Tennis games have always been a staple on console systems going all the way back to the beginning of video games with the famous “Pong” or the original “Tennis” for the NES back in 1983. We’ve all played at least one tennis game and for the most part the saying “if you’ve played one you’ve played them all” tends to apply. Today tennis games seem to come in two different flavors, the wacked out, cartoony, over the top action titles (i.e. Sega Superstars Tennis) and the more down to earth, reality-based sims (i.e. Virtua Tennis). The Top Spin series has always fallen into the latter category and has been praised by many for its hardcore simulation style that attempts to recreate the action of tennis on consoles. The newest version of Top Spin is no different and it does an admirable job of continuing the series by adding a new gameplay style and improving on graphics but it ultimately fails to accurately capture the excitement and passion of the sport.
Top Spin 3’s visuals are exceptional. Everything from free flowing hair and cloth effects, gorgeous and semi-accurate player animations (for some players such Federer and Henin) and very creative, cool-looking court locales can be found. Players strike the ball and move very realistically, although they can be a bit on the slow side at times. The matches play out in a true-to-life fashion with the umpire calling out your “faults”, “outs”, and “loves” with the same tone you’d expect if you were watching a match on your TV. After you score or concede a point you are treated to a mini-cut scene that might show either player's reaction, whether it be a triumphant yell or a less exciting fiddle around with their racket strings. These in between point animations add some much needed flavor to the game but otherwise the presentation can only be considered vanilla at best. A ball boy/girl (person?) would have been impressive, but they must have decided against it. The crowd is also woefully quiet and stiff for most of the match and will only start screaming and yelling for a particularly good shot, after which they’ll go back into a trance. This hurts the overall presentation and makes the on-court action feel lifeless and inert for much of the match.
Although Top Spin 3 takes new steps in the direction of the perfect looking tennis simulation, it doesn’t do enough to really pull you into the matches. While the players may look super realistic, the action gets a bit too repetitive and I often found myself yawning after 5 or 6 games. The pre-match loading screens try to give you a few panoramic shots of the court, but it would’ve been a bit more interesting to have some sort of fly-by effect or maybe an announcer talking about the court and what to expect while playing on it. Commentary about the pros or just the match in general would’ve been welcomed as well.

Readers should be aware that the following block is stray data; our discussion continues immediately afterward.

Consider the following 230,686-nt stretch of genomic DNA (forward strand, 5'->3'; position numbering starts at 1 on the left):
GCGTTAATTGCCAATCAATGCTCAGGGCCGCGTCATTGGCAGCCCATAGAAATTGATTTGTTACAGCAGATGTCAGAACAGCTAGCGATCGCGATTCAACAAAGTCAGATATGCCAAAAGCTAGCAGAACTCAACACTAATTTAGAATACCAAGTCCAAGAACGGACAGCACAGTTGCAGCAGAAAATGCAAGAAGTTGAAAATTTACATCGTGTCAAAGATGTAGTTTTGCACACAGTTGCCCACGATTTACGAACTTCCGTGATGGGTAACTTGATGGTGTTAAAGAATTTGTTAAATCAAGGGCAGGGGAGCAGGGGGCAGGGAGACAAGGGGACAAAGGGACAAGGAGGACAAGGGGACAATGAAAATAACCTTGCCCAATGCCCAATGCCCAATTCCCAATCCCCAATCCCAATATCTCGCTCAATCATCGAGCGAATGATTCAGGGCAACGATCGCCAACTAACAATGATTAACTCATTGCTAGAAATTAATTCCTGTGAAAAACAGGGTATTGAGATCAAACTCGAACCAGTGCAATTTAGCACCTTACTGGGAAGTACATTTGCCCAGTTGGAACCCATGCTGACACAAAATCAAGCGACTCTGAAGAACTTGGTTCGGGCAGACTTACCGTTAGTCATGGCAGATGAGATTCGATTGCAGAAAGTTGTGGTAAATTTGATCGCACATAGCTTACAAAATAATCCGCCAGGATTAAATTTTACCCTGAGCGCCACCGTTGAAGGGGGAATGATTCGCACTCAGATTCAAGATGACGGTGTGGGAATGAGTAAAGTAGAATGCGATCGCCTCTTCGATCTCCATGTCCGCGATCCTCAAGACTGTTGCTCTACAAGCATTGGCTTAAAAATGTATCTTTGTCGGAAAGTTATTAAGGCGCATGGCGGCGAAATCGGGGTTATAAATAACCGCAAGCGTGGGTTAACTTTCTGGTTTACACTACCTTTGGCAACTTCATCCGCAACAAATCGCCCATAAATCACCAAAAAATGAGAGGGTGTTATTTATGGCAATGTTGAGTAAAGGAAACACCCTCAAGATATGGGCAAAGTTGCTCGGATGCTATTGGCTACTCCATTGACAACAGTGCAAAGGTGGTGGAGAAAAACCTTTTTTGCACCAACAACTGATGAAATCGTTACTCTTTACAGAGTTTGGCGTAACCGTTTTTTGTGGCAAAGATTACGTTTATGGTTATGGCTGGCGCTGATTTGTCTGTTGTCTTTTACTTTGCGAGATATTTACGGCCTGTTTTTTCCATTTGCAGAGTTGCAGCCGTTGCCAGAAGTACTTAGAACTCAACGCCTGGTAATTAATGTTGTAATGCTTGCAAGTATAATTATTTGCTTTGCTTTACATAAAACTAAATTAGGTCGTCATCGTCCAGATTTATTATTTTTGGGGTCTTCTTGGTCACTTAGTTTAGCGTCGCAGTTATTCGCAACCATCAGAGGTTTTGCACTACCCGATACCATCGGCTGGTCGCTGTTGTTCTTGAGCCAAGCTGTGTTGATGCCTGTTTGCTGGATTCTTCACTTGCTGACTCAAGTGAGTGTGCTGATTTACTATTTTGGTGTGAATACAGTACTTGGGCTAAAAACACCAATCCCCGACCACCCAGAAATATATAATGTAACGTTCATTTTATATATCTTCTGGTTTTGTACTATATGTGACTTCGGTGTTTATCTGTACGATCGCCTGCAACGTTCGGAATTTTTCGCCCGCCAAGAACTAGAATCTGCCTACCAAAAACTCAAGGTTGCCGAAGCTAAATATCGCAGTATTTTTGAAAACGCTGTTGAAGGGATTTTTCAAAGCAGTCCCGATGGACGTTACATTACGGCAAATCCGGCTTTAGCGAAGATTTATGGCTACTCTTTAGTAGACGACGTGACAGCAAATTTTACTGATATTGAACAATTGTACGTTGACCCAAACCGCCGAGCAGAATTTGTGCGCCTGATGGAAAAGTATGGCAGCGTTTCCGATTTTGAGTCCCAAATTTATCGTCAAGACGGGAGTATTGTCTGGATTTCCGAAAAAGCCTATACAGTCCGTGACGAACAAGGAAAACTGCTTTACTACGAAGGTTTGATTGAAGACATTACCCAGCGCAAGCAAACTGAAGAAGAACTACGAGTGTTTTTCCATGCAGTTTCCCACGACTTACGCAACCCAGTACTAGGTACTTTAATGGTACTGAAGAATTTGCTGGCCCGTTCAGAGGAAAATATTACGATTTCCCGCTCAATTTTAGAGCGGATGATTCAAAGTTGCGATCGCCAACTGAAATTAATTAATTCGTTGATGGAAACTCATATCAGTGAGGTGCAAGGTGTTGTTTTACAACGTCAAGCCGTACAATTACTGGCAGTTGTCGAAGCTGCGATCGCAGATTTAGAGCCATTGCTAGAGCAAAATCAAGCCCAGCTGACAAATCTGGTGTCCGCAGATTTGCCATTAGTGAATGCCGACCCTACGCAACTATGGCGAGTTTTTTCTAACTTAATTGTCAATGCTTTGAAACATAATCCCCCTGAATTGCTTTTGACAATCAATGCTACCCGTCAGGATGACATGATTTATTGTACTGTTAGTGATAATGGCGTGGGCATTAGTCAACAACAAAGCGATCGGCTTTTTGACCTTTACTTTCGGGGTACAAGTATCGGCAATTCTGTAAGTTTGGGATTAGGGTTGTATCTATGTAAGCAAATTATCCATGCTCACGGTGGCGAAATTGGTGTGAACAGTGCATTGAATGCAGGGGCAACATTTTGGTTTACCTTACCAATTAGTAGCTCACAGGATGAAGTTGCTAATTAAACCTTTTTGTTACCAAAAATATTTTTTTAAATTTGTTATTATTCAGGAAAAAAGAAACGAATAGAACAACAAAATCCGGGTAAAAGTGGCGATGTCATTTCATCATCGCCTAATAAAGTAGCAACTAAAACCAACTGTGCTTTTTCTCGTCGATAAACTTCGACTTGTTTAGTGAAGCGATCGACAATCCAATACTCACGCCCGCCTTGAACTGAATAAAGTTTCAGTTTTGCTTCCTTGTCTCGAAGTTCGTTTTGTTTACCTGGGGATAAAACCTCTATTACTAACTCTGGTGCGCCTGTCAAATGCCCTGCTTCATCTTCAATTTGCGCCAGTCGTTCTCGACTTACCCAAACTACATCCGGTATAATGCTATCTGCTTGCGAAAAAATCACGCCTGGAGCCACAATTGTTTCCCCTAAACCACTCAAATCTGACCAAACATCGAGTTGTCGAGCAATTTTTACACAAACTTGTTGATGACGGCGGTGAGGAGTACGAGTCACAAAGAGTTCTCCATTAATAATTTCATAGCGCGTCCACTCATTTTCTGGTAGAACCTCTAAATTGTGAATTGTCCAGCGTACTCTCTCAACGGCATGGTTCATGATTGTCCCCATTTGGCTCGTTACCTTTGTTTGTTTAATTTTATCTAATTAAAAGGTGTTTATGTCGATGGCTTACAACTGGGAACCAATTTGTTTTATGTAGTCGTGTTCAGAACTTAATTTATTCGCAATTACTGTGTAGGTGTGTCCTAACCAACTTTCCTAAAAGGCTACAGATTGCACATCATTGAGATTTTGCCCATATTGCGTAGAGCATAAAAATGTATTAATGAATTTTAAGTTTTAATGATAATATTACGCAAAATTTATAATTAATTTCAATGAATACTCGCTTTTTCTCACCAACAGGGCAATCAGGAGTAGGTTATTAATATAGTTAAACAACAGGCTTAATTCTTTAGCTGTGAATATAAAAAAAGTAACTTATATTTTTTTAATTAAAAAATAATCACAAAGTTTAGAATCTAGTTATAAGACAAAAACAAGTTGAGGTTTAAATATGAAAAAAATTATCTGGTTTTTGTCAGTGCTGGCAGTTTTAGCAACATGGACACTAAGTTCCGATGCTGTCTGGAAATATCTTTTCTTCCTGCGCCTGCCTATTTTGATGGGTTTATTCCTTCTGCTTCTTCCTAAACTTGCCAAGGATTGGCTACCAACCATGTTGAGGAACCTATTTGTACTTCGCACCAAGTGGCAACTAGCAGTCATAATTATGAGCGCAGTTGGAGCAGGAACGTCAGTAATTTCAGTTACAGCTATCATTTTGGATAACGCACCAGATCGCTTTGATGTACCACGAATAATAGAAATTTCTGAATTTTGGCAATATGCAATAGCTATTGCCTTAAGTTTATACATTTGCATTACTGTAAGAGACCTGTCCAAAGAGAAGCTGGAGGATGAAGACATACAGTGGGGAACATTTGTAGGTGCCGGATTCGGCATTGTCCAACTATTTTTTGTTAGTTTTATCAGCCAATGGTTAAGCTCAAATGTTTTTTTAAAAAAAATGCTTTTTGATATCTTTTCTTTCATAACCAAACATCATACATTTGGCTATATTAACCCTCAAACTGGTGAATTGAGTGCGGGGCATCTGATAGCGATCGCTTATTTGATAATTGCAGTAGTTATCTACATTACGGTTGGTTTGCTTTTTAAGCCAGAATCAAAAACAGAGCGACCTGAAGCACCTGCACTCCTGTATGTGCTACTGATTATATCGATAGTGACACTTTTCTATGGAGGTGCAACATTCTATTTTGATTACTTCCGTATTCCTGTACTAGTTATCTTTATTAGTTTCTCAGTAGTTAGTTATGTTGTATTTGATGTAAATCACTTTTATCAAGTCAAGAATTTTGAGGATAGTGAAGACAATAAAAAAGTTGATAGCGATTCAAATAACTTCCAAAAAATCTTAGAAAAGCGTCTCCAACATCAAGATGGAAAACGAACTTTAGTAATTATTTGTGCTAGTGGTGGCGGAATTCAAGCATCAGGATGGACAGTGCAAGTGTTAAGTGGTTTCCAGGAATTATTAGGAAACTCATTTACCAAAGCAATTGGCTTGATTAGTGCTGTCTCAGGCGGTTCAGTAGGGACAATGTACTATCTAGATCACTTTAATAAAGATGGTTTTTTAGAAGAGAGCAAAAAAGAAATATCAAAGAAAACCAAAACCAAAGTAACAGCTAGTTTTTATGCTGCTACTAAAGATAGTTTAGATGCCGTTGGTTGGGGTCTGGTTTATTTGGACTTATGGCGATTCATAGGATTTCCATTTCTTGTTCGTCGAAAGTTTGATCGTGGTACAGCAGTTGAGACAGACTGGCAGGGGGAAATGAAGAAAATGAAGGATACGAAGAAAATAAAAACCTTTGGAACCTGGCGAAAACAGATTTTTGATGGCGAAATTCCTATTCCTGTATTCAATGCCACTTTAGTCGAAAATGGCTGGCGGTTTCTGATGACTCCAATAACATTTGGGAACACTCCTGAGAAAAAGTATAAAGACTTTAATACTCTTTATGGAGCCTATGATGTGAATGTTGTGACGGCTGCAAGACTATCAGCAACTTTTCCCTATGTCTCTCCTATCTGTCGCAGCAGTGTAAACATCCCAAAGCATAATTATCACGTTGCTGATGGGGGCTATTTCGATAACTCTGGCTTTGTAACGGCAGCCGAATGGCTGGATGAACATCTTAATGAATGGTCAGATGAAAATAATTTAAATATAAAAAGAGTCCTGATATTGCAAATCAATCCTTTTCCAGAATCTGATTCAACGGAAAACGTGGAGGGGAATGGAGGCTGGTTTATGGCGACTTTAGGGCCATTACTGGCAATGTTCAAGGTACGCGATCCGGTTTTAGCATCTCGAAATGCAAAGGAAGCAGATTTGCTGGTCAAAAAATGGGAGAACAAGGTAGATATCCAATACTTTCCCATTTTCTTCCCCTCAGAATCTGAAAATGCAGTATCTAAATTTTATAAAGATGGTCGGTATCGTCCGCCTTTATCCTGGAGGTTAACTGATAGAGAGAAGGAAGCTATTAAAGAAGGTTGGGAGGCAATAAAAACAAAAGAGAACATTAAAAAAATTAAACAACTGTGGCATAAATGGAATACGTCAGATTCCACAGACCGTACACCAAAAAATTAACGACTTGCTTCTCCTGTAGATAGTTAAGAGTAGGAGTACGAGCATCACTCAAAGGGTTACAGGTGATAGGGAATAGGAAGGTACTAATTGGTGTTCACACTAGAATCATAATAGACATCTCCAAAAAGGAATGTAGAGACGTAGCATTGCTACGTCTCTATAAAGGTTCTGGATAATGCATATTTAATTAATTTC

The Player Creator option allows for the generation of a wide variety of players from a number of different effects which can be used in the creation of your tennis avatar. It certainly contains an impressive amount of customizable options including a facial molding system that lets you mold and morph your created players face in many different ways to get your desired look.
Top Spin 3 isn’t exactly overflowing with different game modes, which really hurts the final variety as you are fairly limited with what you can choose to do. On the main menu you’ve got Exhibition, Career and Tournament modes, Top Spin School (its highly recommended you complete all the courses before playing), Player Creator, Player Area (for player upgrades and your statistical history), and finally Xbox Live.
Exhibition mode lets you play either a singles or doubles match with a current pro (i.e. Andy Roddick or Monica Seles), your own career player or a downloaded player. It is unclear at this point whether 2K is going to provide any additional downloadable players or courts. Most of the selection screens are superbly uninspired and boring to look at but are snappy and functional which means you shouldn’t need to be looking at them for long. The addition of former tennis greats Boris Becker and Bjorn Borg allows you to create some very interesting match-ups (just imagine Becker in his prime vs. Federer) but there are definitely some notable exceptions such as top Spaniard Rafael Nadal (PS3 version only) along with American’s Pete Sampras and Andre Agassi. You won’t find the Williams sisters in the game either. Of course more players would have been welcomed but 18 male pros and 19 female pros still gives plenty of choices. 40 different courts are available to you initially on clay, grass, indoor and hard surfaces. You can choose to play at a number of real-life tennis stadiums including the Roland Garros, Paris (French Open), the Australian Open, the US Open and the Pacific Life Open. They’ve also included a whole slew of fictional courts that look like they were created in a tennis fan’s widest dreams (have you ever wanted to play tennis on top of an aquarium? Check out the Tokyo Tennis Box). You do not have the option to play at Wimbledon however which is likely to upset a lot of tennis fans.
During matches the pause menu lets you change the camera between TV, TV Far, TV Close, Zoom Far, Zoom Close, and Zoom views. The differences between the views are minimal and all put you in the typical vertical view you’d expect if you were watching a game on TV (no side view, no first person view, no top view, etc...). The replays are some of the best I’ve seen in a tennis game to date but you still are not able to take total control over the camera. I’m not sure why tennis games haven’t caught onto this feature yet but I’d definitely like to see it included in the future along with the ability to save and possibly upload replays online.